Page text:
After four months of working, the San Diego Housing Commission and the business-led Jobs Coalition unveiled a tentative framework for creating more affordable housing in the city, ranging from streamlining regulations to doubling the so-called "linkage fee" on most commercial developments.
But a report by the city's Independent Budget Analyst blasted the proposal for being "deficient in a number of areas," including failing to include specific targets for measuring the plan's effectiveness or calculations about how its proposed tax deferrals and exemptions might affect the budget.
Those charges were echoed by members of the City Council's Smart Growth and Land Use Committee, which heard the proposal Thursday.
The City Attorney's office said the plan was so sketchy it could not even use it for a draft for the committee to vote on. So the authors were given until Sept. 24 — the committee's next meeting date — for a more complete version, with the goal of implementing it Jan. 1.
"You've done a lot of work in a short amount of time. I think you're remarkably close," Lorie Zapf, who chairs the committee, told Richard Gentry, CEO of the Housing Commission, and Craig Benedetto, who heads the Jobs Coalition, an ad hoc committee funded in large part by the San Diego Regional Chamber of Commerce.
But committee member Sherri Lightner said the authors need to work more closely with the mayor's office and Planning Department to plug some of the holes in the proposal.
The debate over how to fund affordable housing began last fall, when Interim Mayor Todd Gloria proposed an increase in the linkage fee, which requires commercial developers to help fund affordable housing, based on the number of low-income jobs their projects are projected to create.
The fee had been set in 1990 at 1.5 percent of construction costs, but it was halved to 0.75 percent in 1996 and has never been adjusted for inflation, so that it is currently based on 1990 costs.
In a 5-4 vote, the City Council last year passed a full restoration of the fee, including inflation adjustments, which could have led to a nine-fold increase in the fee on some construction projects.
The Chamber of Commerce and local developers successfully conducted a petition drive to overturn the measure through a public vote. But in March, they agreed to work with the city to develop a compromise, which they said would be ready by the end of June.
"Now maybe they'll see how hard it can be," Gloria said at the time.
Under the compromise proposal, the linkage fee would still double Jan. 1, but not with an inflation adjustment, so the fee on an office project, for example, would rise from $1.06 per square foot to $2.12 per square foot, instead of the $5.32 that Gloria had proposed.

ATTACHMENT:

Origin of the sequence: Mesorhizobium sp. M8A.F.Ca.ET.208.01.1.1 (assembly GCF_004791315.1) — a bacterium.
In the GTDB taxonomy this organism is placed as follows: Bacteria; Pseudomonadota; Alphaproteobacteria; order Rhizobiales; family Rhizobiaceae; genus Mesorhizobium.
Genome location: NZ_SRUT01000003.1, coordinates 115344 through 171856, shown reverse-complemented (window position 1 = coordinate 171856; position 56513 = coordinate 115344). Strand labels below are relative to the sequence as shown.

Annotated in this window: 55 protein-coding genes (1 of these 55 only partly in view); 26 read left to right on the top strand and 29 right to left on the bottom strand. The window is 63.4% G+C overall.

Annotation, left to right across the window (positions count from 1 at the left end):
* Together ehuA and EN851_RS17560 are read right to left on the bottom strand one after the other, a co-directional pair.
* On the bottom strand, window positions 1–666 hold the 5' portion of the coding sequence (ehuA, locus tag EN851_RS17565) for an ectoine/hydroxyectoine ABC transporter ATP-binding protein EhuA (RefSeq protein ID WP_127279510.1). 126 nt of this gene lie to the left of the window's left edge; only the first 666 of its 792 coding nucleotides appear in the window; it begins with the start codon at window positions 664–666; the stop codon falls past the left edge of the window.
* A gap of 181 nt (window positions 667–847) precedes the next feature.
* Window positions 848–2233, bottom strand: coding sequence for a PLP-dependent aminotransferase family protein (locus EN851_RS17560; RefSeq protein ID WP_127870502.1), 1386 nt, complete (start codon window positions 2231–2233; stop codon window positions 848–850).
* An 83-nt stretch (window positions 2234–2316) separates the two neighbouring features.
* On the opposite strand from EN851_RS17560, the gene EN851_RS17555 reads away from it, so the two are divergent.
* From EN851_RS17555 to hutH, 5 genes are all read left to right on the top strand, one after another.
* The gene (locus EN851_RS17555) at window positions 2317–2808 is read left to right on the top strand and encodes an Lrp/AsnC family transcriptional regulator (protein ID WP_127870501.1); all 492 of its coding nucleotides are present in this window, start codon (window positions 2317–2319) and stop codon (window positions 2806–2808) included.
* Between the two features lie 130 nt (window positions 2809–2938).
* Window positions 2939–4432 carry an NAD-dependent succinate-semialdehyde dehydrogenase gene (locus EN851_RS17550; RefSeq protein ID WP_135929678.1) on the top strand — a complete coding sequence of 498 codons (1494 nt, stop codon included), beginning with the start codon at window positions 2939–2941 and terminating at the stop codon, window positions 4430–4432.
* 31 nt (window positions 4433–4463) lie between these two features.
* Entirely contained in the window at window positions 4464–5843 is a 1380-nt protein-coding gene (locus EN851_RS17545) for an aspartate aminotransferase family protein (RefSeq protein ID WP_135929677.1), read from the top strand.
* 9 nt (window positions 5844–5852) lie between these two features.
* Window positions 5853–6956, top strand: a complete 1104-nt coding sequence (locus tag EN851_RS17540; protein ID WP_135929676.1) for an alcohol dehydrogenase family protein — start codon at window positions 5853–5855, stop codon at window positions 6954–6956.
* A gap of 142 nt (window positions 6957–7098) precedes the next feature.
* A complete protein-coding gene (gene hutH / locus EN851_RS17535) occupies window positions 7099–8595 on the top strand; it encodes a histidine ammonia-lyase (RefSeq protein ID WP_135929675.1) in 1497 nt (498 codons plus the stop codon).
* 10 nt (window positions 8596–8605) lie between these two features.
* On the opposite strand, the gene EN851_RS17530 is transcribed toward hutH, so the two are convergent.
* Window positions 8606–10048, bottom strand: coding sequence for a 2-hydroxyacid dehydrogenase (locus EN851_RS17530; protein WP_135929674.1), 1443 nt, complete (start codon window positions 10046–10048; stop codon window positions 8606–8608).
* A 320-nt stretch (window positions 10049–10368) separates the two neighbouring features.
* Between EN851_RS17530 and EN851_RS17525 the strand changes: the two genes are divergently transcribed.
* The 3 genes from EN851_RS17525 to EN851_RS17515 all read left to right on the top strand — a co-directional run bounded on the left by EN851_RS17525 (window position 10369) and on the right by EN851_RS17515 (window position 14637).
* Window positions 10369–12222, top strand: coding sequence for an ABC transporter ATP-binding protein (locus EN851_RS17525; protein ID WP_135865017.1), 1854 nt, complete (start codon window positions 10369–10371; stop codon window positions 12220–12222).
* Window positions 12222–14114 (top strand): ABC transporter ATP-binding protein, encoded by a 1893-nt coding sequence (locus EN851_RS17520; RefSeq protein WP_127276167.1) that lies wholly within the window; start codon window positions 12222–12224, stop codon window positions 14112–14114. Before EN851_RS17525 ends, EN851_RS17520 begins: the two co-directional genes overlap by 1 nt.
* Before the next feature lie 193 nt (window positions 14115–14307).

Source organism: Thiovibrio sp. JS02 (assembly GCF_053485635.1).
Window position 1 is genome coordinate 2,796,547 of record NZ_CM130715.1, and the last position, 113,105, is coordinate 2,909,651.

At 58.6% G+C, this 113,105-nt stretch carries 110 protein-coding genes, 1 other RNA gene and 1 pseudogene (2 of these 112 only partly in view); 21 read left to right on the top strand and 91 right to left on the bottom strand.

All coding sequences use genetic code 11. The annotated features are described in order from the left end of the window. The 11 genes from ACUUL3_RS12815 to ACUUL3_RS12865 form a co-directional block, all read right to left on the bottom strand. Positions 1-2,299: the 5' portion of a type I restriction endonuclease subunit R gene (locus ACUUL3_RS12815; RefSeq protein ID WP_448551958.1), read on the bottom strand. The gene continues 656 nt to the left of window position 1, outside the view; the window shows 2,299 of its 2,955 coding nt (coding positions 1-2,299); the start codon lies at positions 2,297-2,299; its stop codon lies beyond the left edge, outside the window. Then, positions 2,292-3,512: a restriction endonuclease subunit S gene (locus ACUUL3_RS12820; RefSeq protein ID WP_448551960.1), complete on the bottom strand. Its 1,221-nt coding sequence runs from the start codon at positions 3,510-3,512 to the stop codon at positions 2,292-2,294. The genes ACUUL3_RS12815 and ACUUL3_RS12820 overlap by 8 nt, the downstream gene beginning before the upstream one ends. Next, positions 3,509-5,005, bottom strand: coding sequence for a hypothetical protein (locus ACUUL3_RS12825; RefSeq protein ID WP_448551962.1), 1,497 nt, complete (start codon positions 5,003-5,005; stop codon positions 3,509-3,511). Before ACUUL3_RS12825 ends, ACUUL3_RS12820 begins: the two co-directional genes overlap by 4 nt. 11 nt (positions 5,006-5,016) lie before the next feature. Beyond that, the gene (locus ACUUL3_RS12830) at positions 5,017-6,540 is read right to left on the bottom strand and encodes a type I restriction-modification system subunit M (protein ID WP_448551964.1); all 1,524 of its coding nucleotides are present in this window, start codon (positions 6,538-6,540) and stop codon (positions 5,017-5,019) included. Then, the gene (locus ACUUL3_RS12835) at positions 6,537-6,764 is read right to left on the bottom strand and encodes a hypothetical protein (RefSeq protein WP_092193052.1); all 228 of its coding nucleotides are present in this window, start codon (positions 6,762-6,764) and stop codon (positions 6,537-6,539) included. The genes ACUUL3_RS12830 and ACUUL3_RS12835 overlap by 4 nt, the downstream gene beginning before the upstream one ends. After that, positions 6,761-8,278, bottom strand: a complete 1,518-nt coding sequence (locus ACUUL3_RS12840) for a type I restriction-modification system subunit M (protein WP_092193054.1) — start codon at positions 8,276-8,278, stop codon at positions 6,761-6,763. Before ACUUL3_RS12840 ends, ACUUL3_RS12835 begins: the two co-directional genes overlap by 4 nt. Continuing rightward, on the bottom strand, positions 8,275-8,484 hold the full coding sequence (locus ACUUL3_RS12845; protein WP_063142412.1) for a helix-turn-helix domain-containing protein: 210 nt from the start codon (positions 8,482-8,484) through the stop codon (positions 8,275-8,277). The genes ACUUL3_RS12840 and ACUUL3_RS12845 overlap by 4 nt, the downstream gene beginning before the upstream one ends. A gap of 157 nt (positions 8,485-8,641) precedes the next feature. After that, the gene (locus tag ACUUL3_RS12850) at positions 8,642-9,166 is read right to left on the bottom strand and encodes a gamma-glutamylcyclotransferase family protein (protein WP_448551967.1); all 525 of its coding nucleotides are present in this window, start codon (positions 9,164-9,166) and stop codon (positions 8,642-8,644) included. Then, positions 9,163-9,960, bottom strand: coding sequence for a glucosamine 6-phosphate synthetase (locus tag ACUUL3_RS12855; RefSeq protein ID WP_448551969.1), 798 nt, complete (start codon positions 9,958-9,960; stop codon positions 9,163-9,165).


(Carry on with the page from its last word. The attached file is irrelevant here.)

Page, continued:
But the increase would expire in 2018 as long as some milestones for home construction were met.
In addition, manufacturing, warehouse and nonprofit health care projects would be exempted from the fee increase, the fee would be frozen for research and development laboratories, and fee payments would be deferred until after the projects are completed.
Instead of relying on fees to subsidize affordable housing, the proposal suggests making changes to city codes, regulations and policies that would make the construction less costly for developers, with hopes of making homes less expensive for consumers.
But the Independent Budget Analyst said that the authors failed to calculate how the changes in city codes would affect costs or how the exemption of broad categories of construction projects would affect the city's revenues.
And for many of the construction deadlines "there are no end goals or expectations defined. … If the City does not deliver (on the milestones) the fee will be reduced back to its lowest level … with no further annual adjustment. How can the City deliver when the milestones have not been specifically defined?"
Gentry agreed that more work needed to be done. But he said that at least the next steps in the process are centered around the mechanisms and process of carrying out the plan instead of ideological arguments over funding affordable housing, which have marked the debate in previous years.
"That's not a bad space to be in," he said.